Risking Incorporation by the State: Reforming the Federal Prisons for Women in Canada

Stephanie Hayman, University of London

The new Canadian federal prisons for women, which replaced the old Prison for Women, have been open for six years and may now be assessed by what they have achieved - and failed to achieve - for federally sentenced women. This paper asks whether the voluntary sector groups which joined the Correctional Service of Canada in 1989, as partners in the Task Force on Federally Sentenced Women, were right to participate. Has their involvement legitimated a venture which, in many respects, has left a significant proportion of federally sentenced women more disadvantaged than before? This paper examines the unanticipated consequences of the groups' engagement with the state, such as the large numbers of women now labelled as being in need of 'intensive intervention' on the basis of their security and mental health needs. It particularly focuses on the Aboriginals' involvement in the planning of the new Healing Lodge and raises the possibility that this might have led to unacceptable compromises of culture and spirituality and the Aboriginals' own incorporation into the state penal system.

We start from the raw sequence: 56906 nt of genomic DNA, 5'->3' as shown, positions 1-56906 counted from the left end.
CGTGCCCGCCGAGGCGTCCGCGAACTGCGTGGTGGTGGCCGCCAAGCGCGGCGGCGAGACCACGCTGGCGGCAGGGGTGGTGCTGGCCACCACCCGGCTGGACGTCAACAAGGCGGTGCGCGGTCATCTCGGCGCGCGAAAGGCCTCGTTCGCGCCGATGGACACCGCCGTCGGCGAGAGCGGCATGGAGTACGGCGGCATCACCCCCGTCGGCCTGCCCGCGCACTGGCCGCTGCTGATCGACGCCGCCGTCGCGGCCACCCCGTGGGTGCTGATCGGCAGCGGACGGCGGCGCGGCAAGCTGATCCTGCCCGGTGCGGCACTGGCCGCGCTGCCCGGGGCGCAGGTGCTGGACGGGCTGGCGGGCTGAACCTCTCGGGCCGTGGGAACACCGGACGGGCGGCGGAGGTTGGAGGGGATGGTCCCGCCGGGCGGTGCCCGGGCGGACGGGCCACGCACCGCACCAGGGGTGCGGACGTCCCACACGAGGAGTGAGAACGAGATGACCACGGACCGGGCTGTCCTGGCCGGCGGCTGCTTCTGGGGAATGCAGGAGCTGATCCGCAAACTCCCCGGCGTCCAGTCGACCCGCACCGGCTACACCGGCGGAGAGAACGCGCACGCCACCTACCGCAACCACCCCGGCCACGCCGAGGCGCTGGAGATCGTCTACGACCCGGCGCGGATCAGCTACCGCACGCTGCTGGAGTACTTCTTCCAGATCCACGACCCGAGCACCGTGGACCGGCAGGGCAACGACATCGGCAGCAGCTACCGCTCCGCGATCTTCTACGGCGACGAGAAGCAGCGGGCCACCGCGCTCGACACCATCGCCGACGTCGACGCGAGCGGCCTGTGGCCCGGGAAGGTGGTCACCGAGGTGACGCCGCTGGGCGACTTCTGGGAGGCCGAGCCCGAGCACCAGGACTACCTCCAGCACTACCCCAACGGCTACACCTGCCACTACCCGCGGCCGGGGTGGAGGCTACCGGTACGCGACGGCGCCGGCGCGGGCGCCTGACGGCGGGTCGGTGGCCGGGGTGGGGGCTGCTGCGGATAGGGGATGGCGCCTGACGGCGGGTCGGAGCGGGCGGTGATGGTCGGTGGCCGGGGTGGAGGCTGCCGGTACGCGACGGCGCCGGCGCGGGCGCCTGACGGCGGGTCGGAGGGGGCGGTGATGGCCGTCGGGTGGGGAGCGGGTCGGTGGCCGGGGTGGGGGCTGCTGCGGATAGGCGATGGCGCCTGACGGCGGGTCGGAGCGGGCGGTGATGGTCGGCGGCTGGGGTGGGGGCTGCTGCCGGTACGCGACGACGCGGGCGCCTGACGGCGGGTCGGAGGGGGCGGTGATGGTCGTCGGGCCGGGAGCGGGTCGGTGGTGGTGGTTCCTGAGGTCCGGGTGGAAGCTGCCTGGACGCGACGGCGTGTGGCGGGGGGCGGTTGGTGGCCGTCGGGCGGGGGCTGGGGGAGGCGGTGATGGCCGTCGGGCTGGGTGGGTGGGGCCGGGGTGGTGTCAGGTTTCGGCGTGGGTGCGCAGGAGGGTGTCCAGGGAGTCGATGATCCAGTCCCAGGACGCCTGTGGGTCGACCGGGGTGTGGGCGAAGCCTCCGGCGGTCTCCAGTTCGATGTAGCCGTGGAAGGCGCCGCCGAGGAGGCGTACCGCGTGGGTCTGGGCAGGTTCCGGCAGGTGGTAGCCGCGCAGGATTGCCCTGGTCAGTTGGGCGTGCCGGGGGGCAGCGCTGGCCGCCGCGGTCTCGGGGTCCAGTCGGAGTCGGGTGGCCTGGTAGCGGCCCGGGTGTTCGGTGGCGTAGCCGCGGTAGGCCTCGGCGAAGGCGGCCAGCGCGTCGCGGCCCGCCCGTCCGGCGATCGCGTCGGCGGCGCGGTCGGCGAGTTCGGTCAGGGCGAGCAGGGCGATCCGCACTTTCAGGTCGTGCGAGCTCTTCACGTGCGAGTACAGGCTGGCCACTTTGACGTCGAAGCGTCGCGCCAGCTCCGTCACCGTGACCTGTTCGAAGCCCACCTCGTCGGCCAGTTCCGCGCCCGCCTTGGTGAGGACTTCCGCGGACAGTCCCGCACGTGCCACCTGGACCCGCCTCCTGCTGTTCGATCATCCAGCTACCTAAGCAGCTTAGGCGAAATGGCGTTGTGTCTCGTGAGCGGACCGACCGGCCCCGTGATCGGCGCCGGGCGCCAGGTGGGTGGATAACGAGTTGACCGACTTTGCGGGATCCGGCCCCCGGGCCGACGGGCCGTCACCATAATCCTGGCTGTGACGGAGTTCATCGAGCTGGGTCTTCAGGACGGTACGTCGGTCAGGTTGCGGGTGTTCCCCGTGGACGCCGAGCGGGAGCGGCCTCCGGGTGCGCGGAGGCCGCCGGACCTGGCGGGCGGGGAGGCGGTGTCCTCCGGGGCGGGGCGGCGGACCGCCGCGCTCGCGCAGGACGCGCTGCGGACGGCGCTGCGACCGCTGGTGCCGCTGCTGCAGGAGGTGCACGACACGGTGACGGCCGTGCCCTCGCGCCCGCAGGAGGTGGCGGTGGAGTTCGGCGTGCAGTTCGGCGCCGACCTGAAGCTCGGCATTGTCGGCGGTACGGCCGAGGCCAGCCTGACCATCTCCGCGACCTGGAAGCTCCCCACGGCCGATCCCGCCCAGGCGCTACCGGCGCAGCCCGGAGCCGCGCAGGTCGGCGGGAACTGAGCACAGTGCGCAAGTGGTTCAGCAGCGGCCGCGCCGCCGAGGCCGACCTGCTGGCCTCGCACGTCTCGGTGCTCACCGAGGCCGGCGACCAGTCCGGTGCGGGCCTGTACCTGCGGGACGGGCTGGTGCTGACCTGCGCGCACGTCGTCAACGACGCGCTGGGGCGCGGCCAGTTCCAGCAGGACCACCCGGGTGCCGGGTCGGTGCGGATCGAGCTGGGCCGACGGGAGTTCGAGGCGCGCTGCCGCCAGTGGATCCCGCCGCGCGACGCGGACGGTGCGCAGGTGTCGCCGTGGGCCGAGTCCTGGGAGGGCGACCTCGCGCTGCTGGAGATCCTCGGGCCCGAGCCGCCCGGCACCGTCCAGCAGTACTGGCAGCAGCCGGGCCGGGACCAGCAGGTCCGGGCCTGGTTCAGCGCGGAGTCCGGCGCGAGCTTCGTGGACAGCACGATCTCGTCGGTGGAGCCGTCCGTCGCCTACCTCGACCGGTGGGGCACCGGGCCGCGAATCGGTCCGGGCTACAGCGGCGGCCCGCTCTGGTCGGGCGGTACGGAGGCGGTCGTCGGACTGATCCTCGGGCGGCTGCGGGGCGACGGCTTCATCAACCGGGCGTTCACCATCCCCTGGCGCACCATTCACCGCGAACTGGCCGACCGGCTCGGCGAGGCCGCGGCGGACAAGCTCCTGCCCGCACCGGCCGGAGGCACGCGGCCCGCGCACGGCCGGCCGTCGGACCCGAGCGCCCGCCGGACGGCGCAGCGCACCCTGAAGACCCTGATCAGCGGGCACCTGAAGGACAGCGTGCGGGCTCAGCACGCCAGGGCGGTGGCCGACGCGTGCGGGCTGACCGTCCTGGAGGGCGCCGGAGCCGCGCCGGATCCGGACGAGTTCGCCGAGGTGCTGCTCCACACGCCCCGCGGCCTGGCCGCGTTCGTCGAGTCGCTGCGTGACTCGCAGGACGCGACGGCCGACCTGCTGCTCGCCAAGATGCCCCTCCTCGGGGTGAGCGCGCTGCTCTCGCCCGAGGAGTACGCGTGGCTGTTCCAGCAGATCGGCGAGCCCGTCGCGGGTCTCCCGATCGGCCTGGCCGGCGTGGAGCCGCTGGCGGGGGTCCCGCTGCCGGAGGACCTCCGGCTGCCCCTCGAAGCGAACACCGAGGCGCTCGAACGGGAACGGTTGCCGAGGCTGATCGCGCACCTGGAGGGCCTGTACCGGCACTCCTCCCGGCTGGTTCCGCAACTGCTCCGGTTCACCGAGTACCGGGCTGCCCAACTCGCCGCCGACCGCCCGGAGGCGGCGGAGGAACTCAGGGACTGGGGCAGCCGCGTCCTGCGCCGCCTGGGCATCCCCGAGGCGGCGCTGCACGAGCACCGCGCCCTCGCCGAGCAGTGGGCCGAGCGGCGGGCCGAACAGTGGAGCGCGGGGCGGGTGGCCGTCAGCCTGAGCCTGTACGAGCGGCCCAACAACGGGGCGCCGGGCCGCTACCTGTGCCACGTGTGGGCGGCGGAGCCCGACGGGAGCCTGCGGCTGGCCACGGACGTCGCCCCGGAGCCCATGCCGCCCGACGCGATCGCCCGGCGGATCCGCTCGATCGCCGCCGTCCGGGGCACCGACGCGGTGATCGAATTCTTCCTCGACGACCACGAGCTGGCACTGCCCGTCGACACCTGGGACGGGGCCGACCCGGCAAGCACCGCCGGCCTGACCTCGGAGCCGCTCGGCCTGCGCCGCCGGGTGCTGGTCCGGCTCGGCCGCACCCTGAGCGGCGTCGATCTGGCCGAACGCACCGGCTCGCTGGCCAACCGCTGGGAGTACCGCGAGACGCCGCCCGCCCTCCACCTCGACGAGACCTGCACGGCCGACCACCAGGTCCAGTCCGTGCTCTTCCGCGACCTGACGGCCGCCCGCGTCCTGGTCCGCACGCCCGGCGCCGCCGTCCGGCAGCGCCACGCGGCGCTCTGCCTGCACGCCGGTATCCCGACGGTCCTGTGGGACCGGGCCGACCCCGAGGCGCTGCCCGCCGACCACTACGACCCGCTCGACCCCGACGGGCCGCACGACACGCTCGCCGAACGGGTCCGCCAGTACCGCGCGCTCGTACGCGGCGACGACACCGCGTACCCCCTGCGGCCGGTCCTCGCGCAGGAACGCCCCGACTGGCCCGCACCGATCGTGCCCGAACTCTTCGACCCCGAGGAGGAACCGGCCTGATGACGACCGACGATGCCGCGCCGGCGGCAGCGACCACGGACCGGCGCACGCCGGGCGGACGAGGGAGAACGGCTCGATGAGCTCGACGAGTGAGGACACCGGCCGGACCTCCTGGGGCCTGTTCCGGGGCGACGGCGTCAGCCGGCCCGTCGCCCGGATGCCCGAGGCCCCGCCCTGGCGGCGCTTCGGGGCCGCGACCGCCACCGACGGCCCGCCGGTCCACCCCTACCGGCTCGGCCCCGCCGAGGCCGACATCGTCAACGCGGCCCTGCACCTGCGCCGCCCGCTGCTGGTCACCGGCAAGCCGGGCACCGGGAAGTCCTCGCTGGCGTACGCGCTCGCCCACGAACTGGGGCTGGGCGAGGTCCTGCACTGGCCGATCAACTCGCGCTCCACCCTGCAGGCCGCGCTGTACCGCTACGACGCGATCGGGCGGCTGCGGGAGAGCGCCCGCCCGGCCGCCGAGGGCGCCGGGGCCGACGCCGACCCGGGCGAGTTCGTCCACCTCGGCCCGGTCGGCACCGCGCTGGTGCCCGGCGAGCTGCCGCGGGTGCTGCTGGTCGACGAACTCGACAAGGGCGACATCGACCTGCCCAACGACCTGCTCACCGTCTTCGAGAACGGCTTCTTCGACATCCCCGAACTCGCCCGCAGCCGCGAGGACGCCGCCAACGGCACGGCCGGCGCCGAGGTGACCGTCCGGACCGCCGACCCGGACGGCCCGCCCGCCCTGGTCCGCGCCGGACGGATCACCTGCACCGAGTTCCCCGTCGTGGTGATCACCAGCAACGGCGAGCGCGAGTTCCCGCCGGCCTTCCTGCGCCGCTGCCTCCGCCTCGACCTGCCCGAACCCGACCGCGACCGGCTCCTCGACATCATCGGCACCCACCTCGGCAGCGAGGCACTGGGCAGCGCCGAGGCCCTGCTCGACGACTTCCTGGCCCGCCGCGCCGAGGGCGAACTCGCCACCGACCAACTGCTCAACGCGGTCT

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Updated 05/20/2006